Protein could be used to treat alcohol effects on pancreas
22 March 2011
A Medical Research Council (MRC) study has discovered that a protein provides protection against the effects of alcohol in the pancreas. The findings could lead to the development of new treatments to reduce the chances of people developing pancreatic cancer.
The protein, calmodulin, is involved in the basic processes that take place in all cells, the building blocks of the body. This study reveals that when calmodulin is missing from cells in the pancreas, alcohol has a much greater toxic effect as a chain reaction which causes cells to self destruct speeds up. This can lead to inflammation (pancreatitis), which in the long-term significantly increases the risk of developing pancreatic cancer. Pancreatic cancer is the fifth most common cause of death through cancer, and only three per cent of patients survive beyond five years.
The study team, led by Professor Ole Petersen in the MRC Group at Cardiff University’s School of Biosciences, found that calmodulin protects pancreatic cells against alcohol’s toxic effects when it is activated by another small protein, CALP-3.
Professor Petersen said:
“There is still much uncertainty about how alcohol damages cells in the body. However, we have found a new and unexpected way that pancreatic cells protect themselves. We suggest that activation of the calmodulin protein protects against the development of pancreatitis. There is a strong correlation between alcohol intake and incidence of pancreatitis, and we hope that our new findings will eventually lead to the development of drugs to combat this. This is a key step forward.”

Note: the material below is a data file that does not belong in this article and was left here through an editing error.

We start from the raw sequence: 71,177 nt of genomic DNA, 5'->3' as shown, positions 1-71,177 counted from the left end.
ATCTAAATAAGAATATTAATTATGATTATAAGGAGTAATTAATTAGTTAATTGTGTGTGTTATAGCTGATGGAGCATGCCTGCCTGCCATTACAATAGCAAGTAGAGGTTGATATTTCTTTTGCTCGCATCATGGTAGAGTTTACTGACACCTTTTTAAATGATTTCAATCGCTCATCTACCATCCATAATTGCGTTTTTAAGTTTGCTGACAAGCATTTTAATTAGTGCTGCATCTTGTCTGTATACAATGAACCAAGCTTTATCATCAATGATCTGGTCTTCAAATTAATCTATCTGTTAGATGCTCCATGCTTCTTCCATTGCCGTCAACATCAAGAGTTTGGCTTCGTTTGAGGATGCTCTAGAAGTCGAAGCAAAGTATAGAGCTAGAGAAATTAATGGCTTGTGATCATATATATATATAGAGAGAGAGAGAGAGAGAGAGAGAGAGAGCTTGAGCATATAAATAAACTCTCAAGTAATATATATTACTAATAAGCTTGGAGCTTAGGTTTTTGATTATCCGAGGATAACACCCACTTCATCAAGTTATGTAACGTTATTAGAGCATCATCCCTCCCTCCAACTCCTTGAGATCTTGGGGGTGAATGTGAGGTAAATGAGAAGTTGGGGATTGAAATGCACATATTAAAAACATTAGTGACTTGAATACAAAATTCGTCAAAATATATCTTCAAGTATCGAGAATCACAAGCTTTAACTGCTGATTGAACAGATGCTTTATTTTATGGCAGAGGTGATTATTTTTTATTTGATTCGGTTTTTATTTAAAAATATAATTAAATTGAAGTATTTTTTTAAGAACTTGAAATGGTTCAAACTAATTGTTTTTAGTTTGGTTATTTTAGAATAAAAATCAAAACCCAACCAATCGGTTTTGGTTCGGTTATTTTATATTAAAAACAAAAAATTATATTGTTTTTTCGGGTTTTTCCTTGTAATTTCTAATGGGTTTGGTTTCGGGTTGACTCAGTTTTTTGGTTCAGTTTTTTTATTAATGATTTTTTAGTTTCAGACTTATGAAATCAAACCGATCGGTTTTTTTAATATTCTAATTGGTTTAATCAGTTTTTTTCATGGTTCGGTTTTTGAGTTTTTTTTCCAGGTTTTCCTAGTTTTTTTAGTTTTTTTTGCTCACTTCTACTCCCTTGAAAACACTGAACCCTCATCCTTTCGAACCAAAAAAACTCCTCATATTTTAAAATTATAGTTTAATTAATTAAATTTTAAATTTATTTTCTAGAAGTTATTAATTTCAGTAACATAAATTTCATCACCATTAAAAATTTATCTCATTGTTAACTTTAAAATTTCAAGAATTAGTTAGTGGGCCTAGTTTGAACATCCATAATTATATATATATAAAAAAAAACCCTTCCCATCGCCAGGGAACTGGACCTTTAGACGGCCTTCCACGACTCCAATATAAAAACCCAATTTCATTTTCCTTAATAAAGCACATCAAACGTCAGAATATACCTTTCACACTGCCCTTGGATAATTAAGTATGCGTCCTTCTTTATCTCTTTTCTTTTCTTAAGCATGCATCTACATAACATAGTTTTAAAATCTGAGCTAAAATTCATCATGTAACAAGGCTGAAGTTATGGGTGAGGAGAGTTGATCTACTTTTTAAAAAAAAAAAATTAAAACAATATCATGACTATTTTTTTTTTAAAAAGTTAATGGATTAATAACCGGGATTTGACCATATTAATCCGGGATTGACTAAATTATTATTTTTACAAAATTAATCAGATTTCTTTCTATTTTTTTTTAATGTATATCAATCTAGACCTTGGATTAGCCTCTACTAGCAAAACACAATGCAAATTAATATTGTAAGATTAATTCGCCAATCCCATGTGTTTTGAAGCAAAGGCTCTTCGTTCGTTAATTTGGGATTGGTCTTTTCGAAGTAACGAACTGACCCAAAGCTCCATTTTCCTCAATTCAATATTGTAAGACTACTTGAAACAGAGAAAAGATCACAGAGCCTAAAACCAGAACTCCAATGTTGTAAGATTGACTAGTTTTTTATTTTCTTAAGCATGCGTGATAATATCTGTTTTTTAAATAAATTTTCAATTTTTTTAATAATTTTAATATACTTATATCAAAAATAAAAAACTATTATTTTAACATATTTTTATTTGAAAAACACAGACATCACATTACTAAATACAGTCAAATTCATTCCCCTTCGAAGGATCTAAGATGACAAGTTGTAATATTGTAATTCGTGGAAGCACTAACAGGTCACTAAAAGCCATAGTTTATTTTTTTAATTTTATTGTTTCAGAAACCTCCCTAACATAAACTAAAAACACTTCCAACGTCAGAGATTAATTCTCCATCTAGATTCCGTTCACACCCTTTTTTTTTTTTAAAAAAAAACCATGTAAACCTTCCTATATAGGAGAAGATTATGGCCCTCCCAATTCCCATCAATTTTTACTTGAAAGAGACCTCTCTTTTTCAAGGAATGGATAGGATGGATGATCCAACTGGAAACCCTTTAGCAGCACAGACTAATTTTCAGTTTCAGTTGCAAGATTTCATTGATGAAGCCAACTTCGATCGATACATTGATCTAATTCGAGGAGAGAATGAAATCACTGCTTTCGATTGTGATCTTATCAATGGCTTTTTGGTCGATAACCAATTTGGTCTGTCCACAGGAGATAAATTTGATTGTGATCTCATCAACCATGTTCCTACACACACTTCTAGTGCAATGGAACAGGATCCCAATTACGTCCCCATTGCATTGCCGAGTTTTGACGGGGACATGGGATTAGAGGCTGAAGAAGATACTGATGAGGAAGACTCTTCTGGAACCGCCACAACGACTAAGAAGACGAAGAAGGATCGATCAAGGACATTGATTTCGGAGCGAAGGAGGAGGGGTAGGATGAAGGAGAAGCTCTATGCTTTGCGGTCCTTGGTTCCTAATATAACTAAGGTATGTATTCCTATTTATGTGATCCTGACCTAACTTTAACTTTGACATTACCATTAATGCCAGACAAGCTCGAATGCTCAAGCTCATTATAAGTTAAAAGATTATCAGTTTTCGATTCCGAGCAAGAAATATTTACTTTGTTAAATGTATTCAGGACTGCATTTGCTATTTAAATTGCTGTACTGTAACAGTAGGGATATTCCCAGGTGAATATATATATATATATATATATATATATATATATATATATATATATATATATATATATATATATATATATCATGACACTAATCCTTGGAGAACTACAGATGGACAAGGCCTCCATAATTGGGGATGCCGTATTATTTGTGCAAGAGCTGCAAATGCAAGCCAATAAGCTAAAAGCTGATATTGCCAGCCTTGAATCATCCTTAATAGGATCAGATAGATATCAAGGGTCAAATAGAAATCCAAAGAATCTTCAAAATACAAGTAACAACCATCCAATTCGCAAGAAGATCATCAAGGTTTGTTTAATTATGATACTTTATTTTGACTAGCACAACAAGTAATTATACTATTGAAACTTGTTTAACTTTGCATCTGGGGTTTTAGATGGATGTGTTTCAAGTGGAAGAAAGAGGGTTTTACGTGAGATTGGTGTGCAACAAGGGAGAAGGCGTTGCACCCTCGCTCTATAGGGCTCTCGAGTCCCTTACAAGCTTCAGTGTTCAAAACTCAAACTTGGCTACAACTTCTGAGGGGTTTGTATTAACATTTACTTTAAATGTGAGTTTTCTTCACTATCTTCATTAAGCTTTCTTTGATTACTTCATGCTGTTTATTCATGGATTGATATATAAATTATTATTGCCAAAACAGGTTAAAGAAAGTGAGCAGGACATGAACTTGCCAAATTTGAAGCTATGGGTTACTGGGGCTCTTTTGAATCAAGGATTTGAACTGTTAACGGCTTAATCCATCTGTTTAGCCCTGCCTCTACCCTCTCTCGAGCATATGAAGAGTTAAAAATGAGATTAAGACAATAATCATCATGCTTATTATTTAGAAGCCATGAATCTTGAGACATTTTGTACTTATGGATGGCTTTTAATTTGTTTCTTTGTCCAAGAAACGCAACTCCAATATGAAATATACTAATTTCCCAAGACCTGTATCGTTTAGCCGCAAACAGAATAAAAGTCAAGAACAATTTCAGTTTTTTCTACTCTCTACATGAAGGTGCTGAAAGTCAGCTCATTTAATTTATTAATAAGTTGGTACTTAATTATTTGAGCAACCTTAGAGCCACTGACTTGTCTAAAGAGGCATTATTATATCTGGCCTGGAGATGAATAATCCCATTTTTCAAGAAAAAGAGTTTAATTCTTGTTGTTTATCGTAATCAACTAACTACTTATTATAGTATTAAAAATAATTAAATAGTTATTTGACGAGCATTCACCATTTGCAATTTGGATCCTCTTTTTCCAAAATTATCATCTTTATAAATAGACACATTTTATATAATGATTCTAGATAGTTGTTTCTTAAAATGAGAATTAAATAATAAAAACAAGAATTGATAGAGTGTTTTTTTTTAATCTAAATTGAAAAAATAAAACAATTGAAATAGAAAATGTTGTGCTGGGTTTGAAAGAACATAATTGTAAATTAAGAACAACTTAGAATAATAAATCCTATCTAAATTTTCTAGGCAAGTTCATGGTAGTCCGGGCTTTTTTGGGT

Professor John Iredale, Head of the University of Edinburgh/MRC Centre for Inflammation Research, remarked:
“This is a really important finding. Acute pancreatitis, which is currently untreatable, remains an important cause of death. It is important also to recognise that this disabling disease may result from binge drinking. The MRC is committed to understanding inflammation – especially in examples with serious implications like this. We focus on driving the translation of discoveries from basic science into benefits for human health.”
The study is reported in the journal Proceedings of the National Academy of Sciences and was carried out in collaboration with researchers from the University of Liverpool, the RIKEN Brain Science Institute in Japan and the Japanese Science and Technology Agency.
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The paper, ‘Calmodulin protects against alcohol-induced pancreatic trypsinogen activation elicited via Ca2+ release through IP3 receptors’ will be published by Proceedings of the National Academy of Sciences on Monday 21 March 2011.
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Cardiff University is recognised in independent government assessments as one of Britain’s leading teaching and research universities and is a member of the Russell Group of the UK’s most research intensive universities. Among its academic staff are two Nobel Laureates, including the winner of the 2007 Nobel Prize for Medicine, University President Professor Sir Martin Evans.
Founded by Royal Charter in 1883, today the University combines impressive modern facilities and a dynamic approach to teaching and research. The University’s breadth of expertise in research and research-led teaching encompasses: the humanities; the natural, physical, health, life and social sciences; engineering and technology; preparation for a wide range of professions; and a longstanding commitment to lifelong learning. Three major new Research Institutes, offering radical new approaches to neurosciences and mental health, cancer stem cells and sustainable places were announced by the University in 2010.
The University of Liverpool is a member of the Russell Group of leading research-intensive institutions in the UK. It attracts collaborative and contract research commissions from a wide range of national and international organisations valued at more than £110 million annually.